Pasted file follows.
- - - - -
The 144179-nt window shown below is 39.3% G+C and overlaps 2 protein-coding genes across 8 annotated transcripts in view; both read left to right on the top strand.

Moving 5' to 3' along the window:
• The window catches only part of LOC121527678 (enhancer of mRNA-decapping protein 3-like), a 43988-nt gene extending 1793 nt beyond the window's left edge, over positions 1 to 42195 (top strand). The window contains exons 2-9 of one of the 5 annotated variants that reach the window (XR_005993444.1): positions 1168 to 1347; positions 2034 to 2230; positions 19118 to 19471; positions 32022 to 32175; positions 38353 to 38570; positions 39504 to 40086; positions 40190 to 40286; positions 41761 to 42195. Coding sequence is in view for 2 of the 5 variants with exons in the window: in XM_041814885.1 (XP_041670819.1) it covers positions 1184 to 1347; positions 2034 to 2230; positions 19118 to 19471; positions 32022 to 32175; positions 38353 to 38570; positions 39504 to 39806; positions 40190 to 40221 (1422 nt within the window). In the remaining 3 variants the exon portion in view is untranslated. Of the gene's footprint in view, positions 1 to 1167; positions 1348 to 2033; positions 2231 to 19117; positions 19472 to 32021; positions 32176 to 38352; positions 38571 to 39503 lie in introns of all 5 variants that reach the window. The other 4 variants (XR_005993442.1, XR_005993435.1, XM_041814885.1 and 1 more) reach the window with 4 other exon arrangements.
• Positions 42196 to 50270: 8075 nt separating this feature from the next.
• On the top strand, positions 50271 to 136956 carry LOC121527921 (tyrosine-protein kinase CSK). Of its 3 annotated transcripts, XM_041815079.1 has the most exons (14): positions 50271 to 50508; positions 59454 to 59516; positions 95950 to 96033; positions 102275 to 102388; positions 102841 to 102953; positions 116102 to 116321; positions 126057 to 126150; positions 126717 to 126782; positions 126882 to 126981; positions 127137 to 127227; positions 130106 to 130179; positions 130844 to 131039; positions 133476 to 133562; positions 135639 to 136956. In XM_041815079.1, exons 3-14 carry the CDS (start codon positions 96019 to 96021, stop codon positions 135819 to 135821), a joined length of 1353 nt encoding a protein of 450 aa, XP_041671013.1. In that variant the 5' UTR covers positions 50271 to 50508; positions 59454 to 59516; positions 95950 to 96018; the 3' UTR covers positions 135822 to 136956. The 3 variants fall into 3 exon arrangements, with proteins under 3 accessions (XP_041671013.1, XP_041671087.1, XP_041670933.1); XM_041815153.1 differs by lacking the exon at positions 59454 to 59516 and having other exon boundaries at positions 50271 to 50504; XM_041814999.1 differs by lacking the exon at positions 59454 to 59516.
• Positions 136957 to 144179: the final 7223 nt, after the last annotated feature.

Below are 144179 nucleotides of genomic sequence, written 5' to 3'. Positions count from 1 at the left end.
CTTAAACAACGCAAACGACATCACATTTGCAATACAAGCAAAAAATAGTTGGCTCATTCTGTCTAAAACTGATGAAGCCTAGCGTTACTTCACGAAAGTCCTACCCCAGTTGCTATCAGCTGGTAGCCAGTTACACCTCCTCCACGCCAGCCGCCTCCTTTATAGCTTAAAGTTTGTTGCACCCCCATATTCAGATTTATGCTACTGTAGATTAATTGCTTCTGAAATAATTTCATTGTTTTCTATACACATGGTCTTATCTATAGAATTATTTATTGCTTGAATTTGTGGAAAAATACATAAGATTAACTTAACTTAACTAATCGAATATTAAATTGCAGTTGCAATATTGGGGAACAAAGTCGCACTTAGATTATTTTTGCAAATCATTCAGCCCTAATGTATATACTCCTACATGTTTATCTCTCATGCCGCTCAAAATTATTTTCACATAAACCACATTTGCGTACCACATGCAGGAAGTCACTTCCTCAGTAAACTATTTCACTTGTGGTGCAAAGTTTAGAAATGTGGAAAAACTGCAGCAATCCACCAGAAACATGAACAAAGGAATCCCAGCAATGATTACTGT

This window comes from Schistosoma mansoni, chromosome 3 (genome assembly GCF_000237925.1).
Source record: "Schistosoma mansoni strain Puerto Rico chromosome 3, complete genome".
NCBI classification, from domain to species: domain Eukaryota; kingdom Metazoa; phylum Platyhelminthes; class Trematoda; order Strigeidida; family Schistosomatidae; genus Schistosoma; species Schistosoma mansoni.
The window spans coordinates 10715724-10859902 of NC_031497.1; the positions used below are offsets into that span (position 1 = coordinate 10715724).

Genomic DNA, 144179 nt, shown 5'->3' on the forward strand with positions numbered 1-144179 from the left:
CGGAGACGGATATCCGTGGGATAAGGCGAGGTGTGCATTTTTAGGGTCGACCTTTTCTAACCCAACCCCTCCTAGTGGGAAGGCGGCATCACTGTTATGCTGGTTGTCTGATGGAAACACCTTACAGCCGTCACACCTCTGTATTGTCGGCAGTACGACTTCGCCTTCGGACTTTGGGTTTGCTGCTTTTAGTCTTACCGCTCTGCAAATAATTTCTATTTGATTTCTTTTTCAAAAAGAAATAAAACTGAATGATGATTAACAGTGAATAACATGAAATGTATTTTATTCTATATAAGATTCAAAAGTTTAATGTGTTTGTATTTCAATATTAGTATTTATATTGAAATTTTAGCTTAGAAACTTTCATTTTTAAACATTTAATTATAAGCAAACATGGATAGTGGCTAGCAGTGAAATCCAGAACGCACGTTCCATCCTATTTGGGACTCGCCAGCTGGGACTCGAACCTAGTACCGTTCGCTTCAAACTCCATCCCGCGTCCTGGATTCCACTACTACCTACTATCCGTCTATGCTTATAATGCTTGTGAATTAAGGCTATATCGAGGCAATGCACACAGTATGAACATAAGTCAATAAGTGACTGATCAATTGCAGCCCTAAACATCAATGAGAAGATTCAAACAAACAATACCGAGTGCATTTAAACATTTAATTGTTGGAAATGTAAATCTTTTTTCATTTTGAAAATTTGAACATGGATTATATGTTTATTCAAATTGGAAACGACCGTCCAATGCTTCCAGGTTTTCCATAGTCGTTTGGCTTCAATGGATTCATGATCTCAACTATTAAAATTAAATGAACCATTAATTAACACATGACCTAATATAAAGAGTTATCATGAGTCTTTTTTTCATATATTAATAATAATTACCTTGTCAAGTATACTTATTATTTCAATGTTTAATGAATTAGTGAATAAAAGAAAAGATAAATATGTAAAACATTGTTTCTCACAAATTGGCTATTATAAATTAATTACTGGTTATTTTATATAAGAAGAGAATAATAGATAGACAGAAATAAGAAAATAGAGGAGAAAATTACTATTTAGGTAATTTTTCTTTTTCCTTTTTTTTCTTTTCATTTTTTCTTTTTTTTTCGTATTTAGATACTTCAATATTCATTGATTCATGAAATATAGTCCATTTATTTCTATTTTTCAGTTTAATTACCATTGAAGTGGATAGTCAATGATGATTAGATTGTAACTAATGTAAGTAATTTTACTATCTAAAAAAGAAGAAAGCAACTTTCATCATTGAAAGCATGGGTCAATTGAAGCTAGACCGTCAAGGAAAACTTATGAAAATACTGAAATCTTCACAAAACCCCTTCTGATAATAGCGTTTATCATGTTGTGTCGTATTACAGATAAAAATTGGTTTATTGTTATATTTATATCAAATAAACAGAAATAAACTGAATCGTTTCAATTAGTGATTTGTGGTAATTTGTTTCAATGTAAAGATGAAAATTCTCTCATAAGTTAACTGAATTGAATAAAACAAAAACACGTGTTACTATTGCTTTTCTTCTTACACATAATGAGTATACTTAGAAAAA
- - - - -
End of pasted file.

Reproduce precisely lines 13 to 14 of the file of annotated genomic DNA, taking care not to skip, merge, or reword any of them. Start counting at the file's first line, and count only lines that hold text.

Genomic DNA, 144179 nt, shown 5'->3' on the forward strand with positions numbered 1-144179 from the left:
CGGAGACGGATATCCGTGGGATAAGGCGAGGTGTGCATTTTTAGGGTCGACCTTTTCTAACCCAACCCCTCCTAGTGGGAAGGCGGCATCACTGTTATGCTGGTTGTCTGATGGAAACACCTTACAGCCGTCACACCTCTGTATTGTCGGCAGTACGACTTCGCCTTCGGACTTTGGGTTTGCTGCTTTTAGTCTTACCGCTCTGCAAATAATTTCTATTTGATTTCTTTTTCAAAAAGAAATAAAACTGAATGATGATTAACAGTGAATAACATGAAATGTATTTTATTCTATATAAGATTCAAAAGTTTAATGTGTTTGTATTTCAATATTAGTATTTATATTGAAATTTTAGCTTAGAAACTTTCATTTTTAAACATTTAATTATAAGCAAACATGGATAGTGGCTAGCAGTGAAATCCAGAACGCACGTTCCATCCTATTTGGGACTCGCCAGCTGGGACTCGAACCTAGTACCGTTCGCTTCAAACTCCATCCCGCGTCCTGGATTCCACTACTACCTACTATCCGTCTATGCTTATAATGCTTGTGAATTAAGGCTATATCGAGGCAATGCACACAGTATGAACATAAGTCAATAAGTGACTGATCAATTGCAGCCCTAAACATCAATGAGAAGATTCAAACAAACAATACCGAGTGCATTTAAACATTTAATTGTTGGAAATGTAAATCTTTTTTCATTTTGAAAATTTGAACATGGATTATATGTTTATTCAAATTGGAAACGACCGTCCAATGCTTCCAGGTTTTCCATAGTCGTTTGGCTTCAATGGATTCATGATCTCAACTATTAAAATTAAATGAACCATTAATTAACACATGACCTAATATAAAGAGTTATCATGAGTCTTTTTTTCATATATTAATAATAATTACCTTGTCAAGTATACTTATTATTTCAATGTTTAATGAATTAGTGAATAAAAGAAAAGATAAATATGTAAAACATTGTTTCTCACAAATTGGCTATTATAAATTAATTACTGGTTATTTTATATAAGAAGAGAATAATAGATAGACAGAAATAAGAAAATAGAGGAGAAAATTACTATTTAGGTAATTTTTCTTTTTCCTTTTTTTTCTTTTCATTTTTTCTTTTTTTTTCGTATTTAGATACTTCAATATTCATTGATTCATGAAATATAGTCCATTTATTTCTATTTTTCAGTTTAATTACCATTGAAGTGGATAGTCAATGATGATTAGATTGTAACTAATGTAAGTAATTTTACTATCTAAAAAAGAAGAAAGCAACTTTCATCATTGAAAGCATGGGTCAATTGAAGCTAGACCGTCAAGGAAAACTTATGAAAATACTGAAATCTTCACAAAACCCCTTCTGATAATAGCGTTTATCATGTTGTGTCGTATTACAGATAAAAATTGGTTTATTGTTATATTTATATCAAATAAACAGAAATAAACTGAATCGTTTCAATTAGTGATTTGTGGTAATTTGTTTCAATGTAAAGATGAAAATTCTCTCATAAGTTAACTGAATTGAATAAAACAAAAACACGTGTTACTATTGCTTTTCTTCTTACACATAATGAGTATACTTAGAAAAA